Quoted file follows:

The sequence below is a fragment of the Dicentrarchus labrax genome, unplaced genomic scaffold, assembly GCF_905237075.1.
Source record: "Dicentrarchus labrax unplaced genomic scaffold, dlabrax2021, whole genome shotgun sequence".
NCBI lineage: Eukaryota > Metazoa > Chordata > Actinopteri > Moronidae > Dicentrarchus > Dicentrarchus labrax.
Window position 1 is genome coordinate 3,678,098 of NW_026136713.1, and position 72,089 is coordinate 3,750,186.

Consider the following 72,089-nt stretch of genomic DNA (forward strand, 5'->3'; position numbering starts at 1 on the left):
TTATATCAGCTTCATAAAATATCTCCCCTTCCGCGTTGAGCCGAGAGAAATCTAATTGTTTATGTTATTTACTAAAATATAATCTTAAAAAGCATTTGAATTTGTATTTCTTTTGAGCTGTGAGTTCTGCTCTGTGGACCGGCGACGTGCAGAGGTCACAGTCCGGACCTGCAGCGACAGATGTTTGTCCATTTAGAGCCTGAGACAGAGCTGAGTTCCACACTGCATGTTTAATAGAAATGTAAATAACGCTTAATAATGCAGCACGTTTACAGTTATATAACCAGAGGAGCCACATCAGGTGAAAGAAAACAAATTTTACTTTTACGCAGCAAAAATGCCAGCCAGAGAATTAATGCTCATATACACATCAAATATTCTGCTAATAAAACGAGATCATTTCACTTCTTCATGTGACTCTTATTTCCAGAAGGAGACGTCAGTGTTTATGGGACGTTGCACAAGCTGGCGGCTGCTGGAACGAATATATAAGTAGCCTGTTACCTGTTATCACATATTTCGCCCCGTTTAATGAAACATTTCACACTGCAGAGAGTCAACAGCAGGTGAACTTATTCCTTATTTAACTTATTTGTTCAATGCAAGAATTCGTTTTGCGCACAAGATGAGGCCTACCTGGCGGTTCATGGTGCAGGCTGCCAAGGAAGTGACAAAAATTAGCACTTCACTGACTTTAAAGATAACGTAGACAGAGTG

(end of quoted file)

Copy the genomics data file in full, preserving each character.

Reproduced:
The sequence below is a fragment of the Dicentrarchus labrax genome, unplaced genomic scaffold, assembly GCF_905237075.1.
Source record: "Dicentrarchus labrax unplaced genomic scaffold, dlabrax2021, whole genome shotgun sequence".
NCBI lineage: Eukaryota > Metazoa > Chordata > Actinopteri > Moronidae > Dicentrarchus > Dicentrarchus labrax.
Window position 1 is genome coordinate 3,678,098 of NW_026136713.1, and position 72,089 is coordinate 3,750,186.

Consider the following 72,089-nt stretch of genomic DNA (forward strand, 5'->3'; position numbering starts at 1 on the left):
TTATATCAGCTTCATAAAATATCTCCCCTTCCGCGTTGAGCCGAGAGAAATCTAATTGTTTATGTTATTTACTAAAATATAATCTTAAAAAGCATTTGAATTTGTATTTCTTTTGAGCTGTGAGTTCTGCTCTGTGGACCGGCGACGTGCAGAGGTCACAGTCCGGACCTGCAGCGACAGATGTTTGTCCATTTAGAGCCTGAGACAGAGCTGAGTTCCACACTGCATGTTTAATAGAAATGTAAATAACGCTTAATAATGCAGCACGTTTACAGTTATATAACCAGAGGAGCCACATCAGGTGAAAGAAAACAAATTTTACTTTTACGCAGCAAAAATGCCAGCCAGAGAATTAATGCTCATATACACATCAAATATTCTGCTAATAAAACGAGATCATTTCACTTCTTCATGTGACTCTTATTTCCAGAAGGAGACGTCAGTGTTTATGGGACGTTGCACAAGCTGGCGGCTGCTGGAACGAATATATAAGTAGCCTGTTACCTGTTATCACATATTTCGCCCCGTTTAATGAAACATTTCACACTGCAGAGAGTCAACAGCAGGTGAACTTATTCCTTATTTAACTTATTTGTTCAATGCAAGAATTCGTTTTGCGCACAAGATGAGGCCTACCTGGCGGTTCATGGTGCAGGCTGCCAAGGAAGTGACAAAAATTAGCACTTCACTGACTTTAAAGATAACGTAGACAGAGTG